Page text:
The staple is boring, now is trendy, but new is always flamboyant.
That time of the year is back. Fashion trends are being lined up in the fashion capitals of the world. Each year, a number of designers make the runway a treat to watch with the most quirky and extravagant fashion styles. Ameliorating spring trends since 1943, the spring-summer season has been the time for new trends in fashion.
Let us take a look at some fashion trends styles that made history this season.
Orange Was The New Black
Rarely are fashion trends a sure thing, but orange turned out to be a winner this season. The eye-catching hue was spotted widely amongst diverse ranges on the runway – from Tory Burch’s Palm Beach inspired maxi dresses to DKNY’s floor-length duster coats. For many fashion labels, like Milly, Jenny Packham, Delpozo, Victoria Beckham, Band of Outsiders, Rag & Bone, UAS by Tim Coppens, Narciso Rodriguez and so on, the bold shade was the perfect color to liven up the mood.
Victoria Beckham made velvet a must-have fashion trend this spring. The Brit designer demonstrated how to wear a velvet dress in style. She used the heavy fabric in non-traditional ways, choosing to drape and pleat the material in vivid shades of white, teal and lavender. The highlighting features were the crushed, velvet pajama-backed shirts by Sander Lak. Additionally, cropped trousers in pastel shades of pink and baby blue made fashion news headlines.
Platforms were a hit on the catwalk this season thanks to Proenza Schouler, Michael Kors and more. Marc Jacobs went for platforms 8 inches in height, featuring them on a rave-like runway. The look is a familiar one for the designer, who has made several similar pairs for fashion newsmaker Lady Gaga. A more reasonable version of the platform, known as the ‘flatform’, was spotted at Phillip Lim and Narciso Rodriguez, while Coach put its own spin on platforms by outfitting them in studs and leather fringes.
Cold-shoulders, off-sleeves and cut-outs have been hot fashion trends for a long time now. Fashion styles have moved on to the next iteration of shoulder-accentuating looks – statement sleeves. Michael Kors added playfulness to his blouses with ruffle details, while Rodarte’s Kate and Laura Mulleavy went for drama, modernizing the 80’s poofy shoulder on knee-length cocktail dresses. Proenza Schouler also played with a bold sleeve shape for their well-constructed looks. Meanwhile, fashion magician Josep Font of Delpozo crafted yet another exquisite collection filled with gravity defying architectural details on the sleeves.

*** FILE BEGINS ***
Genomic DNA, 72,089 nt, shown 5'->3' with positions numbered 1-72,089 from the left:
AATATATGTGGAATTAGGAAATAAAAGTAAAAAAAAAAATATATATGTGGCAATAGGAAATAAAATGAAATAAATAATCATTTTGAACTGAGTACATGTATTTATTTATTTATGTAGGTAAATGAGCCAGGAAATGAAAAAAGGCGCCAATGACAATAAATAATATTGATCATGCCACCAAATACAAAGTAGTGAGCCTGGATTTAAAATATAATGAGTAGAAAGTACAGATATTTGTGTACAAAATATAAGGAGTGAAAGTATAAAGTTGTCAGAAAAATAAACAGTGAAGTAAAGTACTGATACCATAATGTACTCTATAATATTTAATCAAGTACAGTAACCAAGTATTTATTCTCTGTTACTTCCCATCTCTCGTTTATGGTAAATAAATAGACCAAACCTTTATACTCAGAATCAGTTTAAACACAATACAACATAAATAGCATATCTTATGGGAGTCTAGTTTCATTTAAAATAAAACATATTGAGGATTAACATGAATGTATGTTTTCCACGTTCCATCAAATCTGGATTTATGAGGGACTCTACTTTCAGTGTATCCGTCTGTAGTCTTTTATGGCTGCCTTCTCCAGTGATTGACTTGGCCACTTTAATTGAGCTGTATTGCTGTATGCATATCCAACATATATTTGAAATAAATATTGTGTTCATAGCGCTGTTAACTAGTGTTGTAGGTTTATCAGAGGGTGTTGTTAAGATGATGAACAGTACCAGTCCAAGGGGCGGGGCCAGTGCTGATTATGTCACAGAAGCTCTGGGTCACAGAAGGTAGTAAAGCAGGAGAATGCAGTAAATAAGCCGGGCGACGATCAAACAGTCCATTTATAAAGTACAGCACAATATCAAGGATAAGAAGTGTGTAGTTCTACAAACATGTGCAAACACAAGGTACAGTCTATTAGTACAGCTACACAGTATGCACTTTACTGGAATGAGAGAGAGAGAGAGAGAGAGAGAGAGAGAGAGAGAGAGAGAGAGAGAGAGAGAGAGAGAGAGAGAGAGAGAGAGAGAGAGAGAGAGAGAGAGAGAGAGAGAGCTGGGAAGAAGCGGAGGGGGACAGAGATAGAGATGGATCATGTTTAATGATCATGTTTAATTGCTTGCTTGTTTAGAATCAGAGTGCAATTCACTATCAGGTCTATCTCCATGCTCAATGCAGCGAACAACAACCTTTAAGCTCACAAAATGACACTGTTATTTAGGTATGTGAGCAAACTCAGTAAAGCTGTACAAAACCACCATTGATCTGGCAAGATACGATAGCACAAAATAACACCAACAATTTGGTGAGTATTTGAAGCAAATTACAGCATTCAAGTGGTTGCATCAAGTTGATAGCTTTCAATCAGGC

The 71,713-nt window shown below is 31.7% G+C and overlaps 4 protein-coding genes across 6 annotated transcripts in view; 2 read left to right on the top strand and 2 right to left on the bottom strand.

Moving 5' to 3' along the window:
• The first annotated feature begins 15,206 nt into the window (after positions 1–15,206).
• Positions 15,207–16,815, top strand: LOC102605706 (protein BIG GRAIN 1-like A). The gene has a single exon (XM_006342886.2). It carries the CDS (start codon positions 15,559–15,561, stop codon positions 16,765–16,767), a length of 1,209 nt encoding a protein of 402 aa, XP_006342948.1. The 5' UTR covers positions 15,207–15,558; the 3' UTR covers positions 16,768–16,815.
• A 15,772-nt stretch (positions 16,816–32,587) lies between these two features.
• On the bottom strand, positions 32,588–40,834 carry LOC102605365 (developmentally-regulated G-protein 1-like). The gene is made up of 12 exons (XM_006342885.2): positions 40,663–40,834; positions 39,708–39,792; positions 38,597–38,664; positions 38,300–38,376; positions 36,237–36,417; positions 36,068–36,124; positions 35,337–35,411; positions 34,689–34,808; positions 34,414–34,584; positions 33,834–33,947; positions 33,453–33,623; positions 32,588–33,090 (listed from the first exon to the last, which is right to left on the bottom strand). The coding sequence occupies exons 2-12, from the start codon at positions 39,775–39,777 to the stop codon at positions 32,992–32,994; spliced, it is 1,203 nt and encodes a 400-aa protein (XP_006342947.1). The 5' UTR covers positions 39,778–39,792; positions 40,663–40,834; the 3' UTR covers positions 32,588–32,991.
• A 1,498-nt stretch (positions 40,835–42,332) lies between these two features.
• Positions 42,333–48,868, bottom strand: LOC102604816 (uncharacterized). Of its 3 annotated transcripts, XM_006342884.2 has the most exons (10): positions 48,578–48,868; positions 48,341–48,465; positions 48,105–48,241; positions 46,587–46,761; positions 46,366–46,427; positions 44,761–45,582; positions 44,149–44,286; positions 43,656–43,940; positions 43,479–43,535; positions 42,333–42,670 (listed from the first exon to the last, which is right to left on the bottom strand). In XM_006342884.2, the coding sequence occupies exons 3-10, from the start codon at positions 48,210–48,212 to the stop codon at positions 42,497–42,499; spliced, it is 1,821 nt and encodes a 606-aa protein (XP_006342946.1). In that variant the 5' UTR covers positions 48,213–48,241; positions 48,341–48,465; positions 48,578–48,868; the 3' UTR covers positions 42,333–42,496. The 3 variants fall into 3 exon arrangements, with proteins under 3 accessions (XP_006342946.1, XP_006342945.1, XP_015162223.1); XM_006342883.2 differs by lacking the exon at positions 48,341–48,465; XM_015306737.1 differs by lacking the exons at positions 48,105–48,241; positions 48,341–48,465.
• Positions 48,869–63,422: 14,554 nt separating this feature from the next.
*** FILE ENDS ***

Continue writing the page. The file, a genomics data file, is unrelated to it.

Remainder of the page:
I Woke Up Like This
The no-makeup look reigned supreme once again, but this season, the hair-dos finally matched the beauty attitude. Rather than forcing models to straighten, and then barrel-curl their locks for the ‘beachy waves’ fashion trend that Hollywood has been obsessed with, several designers adopted the experimental come-as-you-are approach, working up models’ natural texture. This included Marchesa, Ralph Lauren, Michael Kors and more. A refreshing change from uniformly pin-straight locks or unnaturally wavy waves.
The flower power feeling was alive and well this fashion week thanks to Michael Kors and his trendy clothes. Tory Burch and Thom Browne’s fashion labels also sent bright floral designs down the runway. It was the color palette that was especially groovy, featuring a 70’s-inspired interposition of blue, green and vibrant orange. There were bold floral prints and intricate 3D flower embroideries in aqua, palm, azalea and tangerine trending this season.
The traditional shirt underwent a major style surgery this season. Laura Kim and Fernando Garcia of Monse were among the first to try draping and tailoring men’s shirts in different shapes, and they continued the pattern for spring. Creating new fashion trends, they mixed fabrics and continued to play with off-the-shoulder fashion styles. Shayne Oliver sent shirts complete with a tie – still in original plastic packaging – down the runway, tucked under a hoodie-sport coat, somewhat.
Picture courtesy – latimes.com, derstandard.at, en.vogue.fr, guim.co.uk, elle.com, theguardian.com and dailymail.co.uk